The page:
You mean, is there a database that natively supports the HTTP protocol? Well, there are some. You have MonetDB/XQuery (http://monetdb.cwi.nl/XQuery/QuickTour/XRPC/), and a NoSQL databases like CouchDB (http://couchdb.apache.org/). You also have it in more traditional rdbms-es like Oracle (Oracle Application Express relies on a built-in HTTP server, aka the APEX service http://www.oracle.com/technology/products/database/application_express/index.html) and MS SQL (Service schema object like http://msdn.microsoft.com/en-us/library/ms190332.aspx and XML views, see http://msdn.microsoft.com/en-us/library/aa286527.aspx)
But really - you should question whether this is really that useful.
I mean, there is always going to be one component that handles HTTP. You may have the feeling it is good to take out the webserver/php layer because you feel it is extra, and sits in between the app and the database. But really, the solutions I just mentioned aren't that different - they are tagged on top of the same piece of software, but the data still has to flow through that extra layer.
And you can wonder whether that is really beneficial the have it all in one piece: with a separate webserver, you can scale out the webserver layer independently of the database server. Or you can scale out the database layer independently of the webserver layer. If it's all one piece of software, you can't.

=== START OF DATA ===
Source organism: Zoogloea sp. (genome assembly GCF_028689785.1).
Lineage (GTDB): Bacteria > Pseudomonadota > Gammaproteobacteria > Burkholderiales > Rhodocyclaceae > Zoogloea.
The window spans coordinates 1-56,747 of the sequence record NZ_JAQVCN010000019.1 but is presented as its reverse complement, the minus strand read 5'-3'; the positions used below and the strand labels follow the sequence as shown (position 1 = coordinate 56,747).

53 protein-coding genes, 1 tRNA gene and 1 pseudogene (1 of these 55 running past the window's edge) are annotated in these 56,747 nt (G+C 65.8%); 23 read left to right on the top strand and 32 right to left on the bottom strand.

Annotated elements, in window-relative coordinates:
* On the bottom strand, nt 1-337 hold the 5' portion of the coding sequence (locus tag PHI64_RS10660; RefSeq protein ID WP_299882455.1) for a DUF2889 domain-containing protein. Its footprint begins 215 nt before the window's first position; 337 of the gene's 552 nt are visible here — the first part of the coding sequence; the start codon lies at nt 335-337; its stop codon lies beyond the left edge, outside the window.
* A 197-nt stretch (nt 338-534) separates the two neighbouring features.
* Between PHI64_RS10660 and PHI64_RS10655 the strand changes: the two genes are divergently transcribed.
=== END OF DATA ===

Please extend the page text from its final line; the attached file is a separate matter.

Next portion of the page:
Basically, by building the http server into the database, you're burdening the db server with a task which consumes resources that could have been used for other db tasks. Now think about a common case, where you paid for a per-processor license of your db. Would you really like to spend that license on having the db handle HTTP requests, when you could have done exactly that with a free webserver like apache? Even if you're using a free soft database product, in many cases the database server is a bottleneck. Do you really want to put more tasks on it's plate by building a HTTP server into it?
There's another reason why i think it's not that good an idea. You mentioned XML as data exchange format. Goody. But what if you want JSON? Or YAML? Or perhaps plain CSV? Webserver scripting languages like PHP, ASP.NET, Perl, and even Java all have very good libraries to deal with these things. Typical database stored procedure languages do not. Of course, you can take it a step further and say, hell, why not build say Java or .NET into the database, but that is turning the problem upside down again - the database's task is to store and retrieve data, and take good care of data while it's stored. Processing data to present it to an application is not part of that. If you make it part of the db's job to take care of that, you take away an important source of flexibility and scalability of the system as a whole. You may feel it is less overhead because there's one component less (ie webserver/scripting language) to think about, but in reality, it's still there, it just hides inside your database software, and sucks up the resources that could have been used for storing and retrieving data, parsing queries etc.